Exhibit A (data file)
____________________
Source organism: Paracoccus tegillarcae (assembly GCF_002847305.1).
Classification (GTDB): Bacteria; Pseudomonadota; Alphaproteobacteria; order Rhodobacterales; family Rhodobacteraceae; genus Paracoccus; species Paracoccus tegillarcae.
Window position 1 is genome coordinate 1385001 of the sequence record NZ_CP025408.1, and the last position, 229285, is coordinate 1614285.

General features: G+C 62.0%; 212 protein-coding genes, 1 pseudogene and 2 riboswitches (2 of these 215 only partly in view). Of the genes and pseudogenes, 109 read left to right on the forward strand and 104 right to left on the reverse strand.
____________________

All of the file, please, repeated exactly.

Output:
Source organism: Paracoccus tegillarcae (assembly GCF_002847305.1).
Classification (GTDB): Bacteria; Pseudomonadota; Alphaproteobacteria; order Rhodobacterales; family Rhodobacteraceae; genus Paracoccus; species Paracoccus tegillarcae.
Window position 1 is genome coordinate 1385001 of the sequence record NZ_CP025408.1, and the last position, 229285, is coordinate 1614285.

General features: G+C 62.0%; 212 protein-coding genes, 1 pseudogene and 2 riboswitches (2 of these 215 only partly in view). Of the genes and pseudogenes, 109 read left to right on the forward strand and 104 right to left on the reverse strand.